I do think about that a lot. Because I think about that moment, not just talking to you, and I'm going to do what I did, then it was the best of times, it was the worst of times, right. And requote Dickens, which upset me terribly when, I said it twice at that moment, and still do. But but it is that ability, I think, to stay engaged with our organizations, and that you talked a lot, then about the agility, the speed to react, the speed to respond. And I think about that today, after we've gotten through the exhaustion of supply chain issues and healthcare issues, you know, on the front lines, vaccinating everybody, and yet we still have these, as you said, hard to find people who want to stay with us be with us. How do we build organizations in that? So I think about that, and I think about a lot in your board work at Costco not to put you on the spot. But that's certainly an organization that seems to take incredibly good care of its people and has built an amazing culture around that. Is that are there others that you see in that space who have who have done that?

Helena 12:18

Yeah, I will pause for a moment on Costco. It's the it's the reason that I was so excited to join the board. And it reminded really reminded me in many ways of, of my early days at CVS in the sense that the founder spirit was still very much present. The new CEO who just became CEO, couple months ago, started 40 years ago as a forklift driver. I mean, how amazing is that, that he is now sitting at the top of this organization, but there's a humbleness, there's a desire to give every penny back to the consumer to the extent we can to drive long term loyalty, and a real belief that our associates are our power. And so making sure that we're an attractive place to come work, but mostly to stay is really important. And I do think other retailers and other companies do it. I think Home Depot does an amazing job at that. And I think that Harry's is a company, I'm on the board of the razor company, and and I look at the spirit of those two founders and the culture that they're building. So I think there there are amazing examples. I also think that one of the elements of post COVID that we're all navigating is this work from home environment, where we have the gift of flexibility and freedom. And yet, we've lost some of that connectedness and the opportunity to mentor young people. And I'm still trying to figure that out as I work with various companies.

Wendy 13:57

I think that's really true. I mean, I see that with our diverse client base. And I laugh because our our mutual friend who Norm De Greve, who has gone off to be CMO at General Motors. I remember at one point at CVS, him saying, Well, we're going to have pizza Wednesdays because that will get people back into the office. I said they're coming back for a pizza. And he said, “Well, it is Rhode Island, you know”, and I'm like, okay, okay, but I mean, that ability to connect with people, and engage and talk over the proverbial pizza or water cooler. I think you're right, that is still very much unfinished business as we as we move forward.

Helena 14:36

And when I think about my first decade at CVS, let's say the lion's share of what I learned was in the between moments, it wasn't being in the meeting. It was running into someone in the hallway or getting pulled into an office and so I worry that our next gen is not getting that opportunity to learn from all the great leaders who exists in each of these companies.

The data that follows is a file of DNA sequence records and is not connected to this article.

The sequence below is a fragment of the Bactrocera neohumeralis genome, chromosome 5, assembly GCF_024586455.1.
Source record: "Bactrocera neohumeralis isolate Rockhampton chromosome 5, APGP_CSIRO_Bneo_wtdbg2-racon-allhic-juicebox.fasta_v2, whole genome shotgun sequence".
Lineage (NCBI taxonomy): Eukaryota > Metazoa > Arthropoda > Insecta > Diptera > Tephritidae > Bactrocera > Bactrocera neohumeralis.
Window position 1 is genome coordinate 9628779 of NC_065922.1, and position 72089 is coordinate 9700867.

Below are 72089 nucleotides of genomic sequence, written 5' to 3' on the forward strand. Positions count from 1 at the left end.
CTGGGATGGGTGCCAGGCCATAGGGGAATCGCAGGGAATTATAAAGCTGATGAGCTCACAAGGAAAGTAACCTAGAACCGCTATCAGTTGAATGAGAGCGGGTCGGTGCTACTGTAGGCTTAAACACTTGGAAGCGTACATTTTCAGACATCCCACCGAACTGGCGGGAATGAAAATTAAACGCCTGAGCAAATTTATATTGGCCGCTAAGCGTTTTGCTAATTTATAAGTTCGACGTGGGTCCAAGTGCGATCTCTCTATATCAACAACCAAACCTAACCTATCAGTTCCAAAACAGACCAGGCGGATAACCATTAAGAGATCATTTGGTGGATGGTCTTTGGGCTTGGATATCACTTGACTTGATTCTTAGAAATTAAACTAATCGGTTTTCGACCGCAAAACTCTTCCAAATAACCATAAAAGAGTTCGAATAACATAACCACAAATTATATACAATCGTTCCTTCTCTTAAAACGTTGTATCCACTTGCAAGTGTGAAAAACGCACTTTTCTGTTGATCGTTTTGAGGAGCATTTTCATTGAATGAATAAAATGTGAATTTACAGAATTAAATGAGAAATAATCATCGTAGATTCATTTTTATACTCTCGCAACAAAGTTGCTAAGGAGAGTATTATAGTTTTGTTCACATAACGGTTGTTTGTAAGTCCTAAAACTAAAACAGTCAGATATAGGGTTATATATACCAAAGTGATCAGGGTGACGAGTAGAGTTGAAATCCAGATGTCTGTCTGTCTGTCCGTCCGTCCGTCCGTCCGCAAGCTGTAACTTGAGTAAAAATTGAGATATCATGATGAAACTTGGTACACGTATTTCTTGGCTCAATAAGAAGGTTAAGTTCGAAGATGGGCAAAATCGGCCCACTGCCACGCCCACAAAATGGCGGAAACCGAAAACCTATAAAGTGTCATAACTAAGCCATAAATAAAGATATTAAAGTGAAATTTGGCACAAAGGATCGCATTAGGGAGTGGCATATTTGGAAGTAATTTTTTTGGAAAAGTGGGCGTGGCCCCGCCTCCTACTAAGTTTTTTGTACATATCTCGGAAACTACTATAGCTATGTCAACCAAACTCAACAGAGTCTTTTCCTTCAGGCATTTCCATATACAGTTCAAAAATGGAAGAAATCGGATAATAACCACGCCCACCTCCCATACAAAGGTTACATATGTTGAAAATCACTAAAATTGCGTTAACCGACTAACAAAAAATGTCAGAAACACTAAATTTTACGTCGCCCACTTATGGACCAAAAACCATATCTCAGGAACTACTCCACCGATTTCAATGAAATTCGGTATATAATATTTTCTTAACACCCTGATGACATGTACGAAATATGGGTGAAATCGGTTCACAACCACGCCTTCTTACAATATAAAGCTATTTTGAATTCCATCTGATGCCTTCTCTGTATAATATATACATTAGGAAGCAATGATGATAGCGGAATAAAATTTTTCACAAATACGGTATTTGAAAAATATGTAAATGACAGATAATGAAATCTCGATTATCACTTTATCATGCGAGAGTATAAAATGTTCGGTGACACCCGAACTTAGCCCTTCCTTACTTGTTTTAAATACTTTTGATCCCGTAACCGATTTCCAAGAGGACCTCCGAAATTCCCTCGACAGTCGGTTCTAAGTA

Wendy 15:01

yeah, yeah, the pendulum always swings. So it'll be interesting to see when you know, we're at the barricade saying we want to be back together, amongst other reasons to be at the barricades, but that's another conversation. Helena, the other thing we talked about, and you've alluded to it here is really leadership. And you've now had this opportunity to be engaged in lots of different organizations, as I said, educational board work on staff, making major changes to organizations like Hudson's Bay Company or a CVS, what have you learned in that space? And for people, not just for the CEO level, but for the rest of us as we get along? But how do we how do we have to lead in these coming years?

Helena 15:49

I always go back to something I learned probably 15 years ago, when the and and every organization, I joined, I use this, this little matrix that's in my head, and it starts with the power of purpose, you know, why are we here? What makes us excited, it could be globally as a company, or it could be a particular department or assignment, but really what unites us in a purpose. The next thing I love to explore with teams is the the paradox and complexity that exists in everything we do. And what I mean by that is, what are the things that excite us what worries us, and instead of, of teaching ourselves to live in an either or world to try to find new creative solutions out of that tension. And and I think my biggest successes have been working with amazing teams that can do that, because they're really listening qualities of leadership. But that that way of approaching it, I think really applies. Another element of it is something I call returning authority, which is being really clear on the things that I must do as a leader and the things that others can do and returning authority. Definitely the definition of that is something I'm unwilling or unable to do. I found one, for example, when I started at Hudson's Bay, what I found out of the gate is everyone was coming to me to make decisions. And it was really quite exciting, actually. But I realized I was spending my day making decisions other people should be making and not doing the things that I needed to be doing. And so I really started to have a conversation with every first person about I'm happy to brainstorm with you. But ultimately, this feels like the kind of decision you should be making, which is different than what I should be doing. And so having good language for how you want to interact as leaders, I think is really important. But being very, very clear on what's going to make you really proud at the end of the day, is I think the most important quality of leadership.